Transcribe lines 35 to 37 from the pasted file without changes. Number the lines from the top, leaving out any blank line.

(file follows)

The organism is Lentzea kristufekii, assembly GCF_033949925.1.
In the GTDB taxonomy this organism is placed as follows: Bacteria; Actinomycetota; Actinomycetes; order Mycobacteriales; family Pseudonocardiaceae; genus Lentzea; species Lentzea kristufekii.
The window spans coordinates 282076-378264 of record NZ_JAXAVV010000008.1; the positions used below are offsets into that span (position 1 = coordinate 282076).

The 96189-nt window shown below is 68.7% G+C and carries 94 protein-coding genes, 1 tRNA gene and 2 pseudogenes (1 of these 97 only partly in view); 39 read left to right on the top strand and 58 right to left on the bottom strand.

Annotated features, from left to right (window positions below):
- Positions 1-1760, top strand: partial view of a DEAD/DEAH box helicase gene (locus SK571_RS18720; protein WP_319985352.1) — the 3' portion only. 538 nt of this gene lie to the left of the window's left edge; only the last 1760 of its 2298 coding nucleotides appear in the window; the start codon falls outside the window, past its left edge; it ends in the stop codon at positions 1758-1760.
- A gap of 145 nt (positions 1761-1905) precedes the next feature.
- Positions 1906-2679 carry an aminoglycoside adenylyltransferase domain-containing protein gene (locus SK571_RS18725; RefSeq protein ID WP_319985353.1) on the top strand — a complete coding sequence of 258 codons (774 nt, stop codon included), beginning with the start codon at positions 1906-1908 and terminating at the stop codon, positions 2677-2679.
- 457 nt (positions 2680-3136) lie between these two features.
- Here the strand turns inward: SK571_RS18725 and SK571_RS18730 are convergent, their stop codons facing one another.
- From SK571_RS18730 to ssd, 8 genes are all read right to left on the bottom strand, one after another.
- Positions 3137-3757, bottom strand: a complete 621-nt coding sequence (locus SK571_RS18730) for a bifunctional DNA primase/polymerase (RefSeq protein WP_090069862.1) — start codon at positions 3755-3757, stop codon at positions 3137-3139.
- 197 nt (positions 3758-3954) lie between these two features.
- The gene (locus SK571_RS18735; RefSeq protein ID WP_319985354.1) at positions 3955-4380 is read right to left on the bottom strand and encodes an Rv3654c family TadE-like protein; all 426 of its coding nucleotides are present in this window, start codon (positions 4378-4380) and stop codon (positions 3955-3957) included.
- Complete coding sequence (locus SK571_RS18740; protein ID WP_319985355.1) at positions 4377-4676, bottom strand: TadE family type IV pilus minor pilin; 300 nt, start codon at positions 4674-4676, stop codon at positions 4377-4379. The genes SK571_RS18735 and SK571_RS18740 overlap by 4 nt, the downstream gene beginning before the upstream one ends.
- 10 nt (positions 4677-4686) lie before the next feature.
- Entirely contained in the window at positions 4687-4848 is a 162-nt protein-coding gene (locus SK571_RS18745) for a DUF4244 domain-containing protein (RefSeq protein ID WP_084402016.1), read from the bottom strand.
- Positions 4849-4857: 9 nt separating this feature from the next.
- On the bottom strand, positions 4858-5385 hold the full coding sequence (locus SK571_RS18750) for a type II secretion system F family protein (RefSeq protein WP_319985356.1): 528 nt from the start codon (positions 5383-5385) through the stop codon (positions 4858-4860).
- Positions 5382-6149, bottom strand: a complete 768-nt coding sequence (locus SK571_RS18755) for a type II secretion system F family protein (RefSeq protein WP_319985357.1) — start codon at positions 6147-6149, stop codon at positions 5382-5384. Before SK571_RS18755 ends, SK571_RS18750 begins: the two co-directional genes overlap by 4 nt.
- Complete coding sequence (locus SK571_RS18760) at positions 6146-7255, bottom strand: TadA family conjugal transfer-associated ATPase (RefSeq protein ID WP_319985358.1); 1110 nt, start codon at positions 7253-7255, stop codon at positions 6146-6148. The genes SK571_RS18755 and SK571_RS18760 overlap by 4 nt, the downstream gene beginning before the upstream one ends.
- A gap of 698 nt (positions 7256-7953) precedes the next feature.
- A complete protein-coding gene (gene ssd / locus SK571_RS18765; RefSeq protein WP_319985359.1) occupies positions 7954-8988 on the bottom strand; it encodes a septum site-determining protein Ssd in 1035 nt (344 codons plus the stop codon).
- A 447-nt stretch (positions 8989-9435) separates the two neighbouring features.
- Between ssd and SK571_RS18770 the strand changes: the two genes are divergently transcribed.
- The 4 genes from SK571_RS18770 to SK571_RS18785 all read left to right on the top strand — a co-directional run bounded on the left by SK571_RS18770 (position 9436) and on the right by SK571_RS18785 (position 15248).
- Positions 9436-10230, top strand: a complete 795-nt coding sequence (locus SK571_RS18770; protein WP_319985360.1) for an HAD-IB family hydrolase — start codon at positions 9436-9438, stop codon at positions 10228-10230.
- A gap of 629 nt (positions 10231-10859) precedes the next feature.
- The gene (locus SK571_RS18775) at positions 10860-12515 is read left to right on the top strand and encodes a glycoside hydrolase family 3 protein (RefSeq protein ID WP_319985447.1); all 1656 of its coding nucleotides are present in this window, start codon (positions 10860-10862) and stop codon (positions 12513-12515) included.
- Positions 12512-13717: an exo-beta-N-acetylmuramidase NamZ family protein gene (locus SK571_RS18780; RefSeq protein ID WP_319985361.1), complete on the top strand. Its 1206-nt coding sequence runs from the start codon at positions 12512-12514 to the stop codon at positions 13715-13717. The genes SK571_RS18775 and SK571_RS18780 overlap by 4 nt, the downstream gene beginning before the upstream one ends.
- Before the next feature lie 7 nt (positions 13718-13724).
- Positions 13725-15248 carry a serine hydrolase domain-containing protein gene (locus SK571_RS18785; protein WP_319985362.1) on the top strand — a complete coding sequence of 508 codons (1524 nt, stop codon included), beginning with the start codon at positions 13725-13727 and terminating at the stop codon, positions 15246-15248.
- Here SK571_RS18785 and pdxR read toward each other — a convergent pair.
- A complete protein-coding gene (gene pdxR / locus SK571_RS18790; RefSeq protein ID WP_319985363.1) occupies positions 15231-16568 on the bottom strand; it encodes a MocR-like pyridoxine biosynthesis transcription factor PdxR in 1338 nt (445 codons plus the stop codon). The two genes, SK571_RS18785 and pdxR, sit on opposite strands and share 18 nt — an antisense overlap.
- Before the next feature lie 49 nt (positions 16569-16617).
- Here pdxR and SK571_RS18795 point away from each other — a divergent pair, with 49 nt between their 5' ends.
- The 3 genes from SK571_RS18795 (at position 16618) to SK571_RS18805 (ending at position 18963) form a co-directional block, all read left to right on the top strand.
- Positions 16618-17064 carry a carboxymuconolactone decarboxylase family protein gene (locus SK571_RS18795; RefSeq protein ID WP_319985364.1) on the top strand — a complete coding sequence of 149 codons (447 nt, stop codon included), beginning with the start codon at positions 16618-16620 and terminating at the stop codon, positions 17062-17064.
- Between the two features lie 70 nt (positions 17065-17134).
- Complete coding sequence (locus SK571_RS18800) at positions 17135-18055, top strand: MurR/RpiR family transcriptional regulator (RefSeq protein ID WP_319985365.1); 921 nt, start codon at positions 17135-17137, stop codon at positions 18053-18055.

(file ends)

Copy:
- Before the next feature lie 49 nt (positions 16569-16617).
- Here pdxR and SK571_RS18795 point away from each other — a divergent pair, with 49 nt between their 5' ends.
- The 3 genes from SK571_RS18795 (at position 16618) to SK571_RS18805 (ending at position 18963) form a co-directional block, all read left to right on the top strand.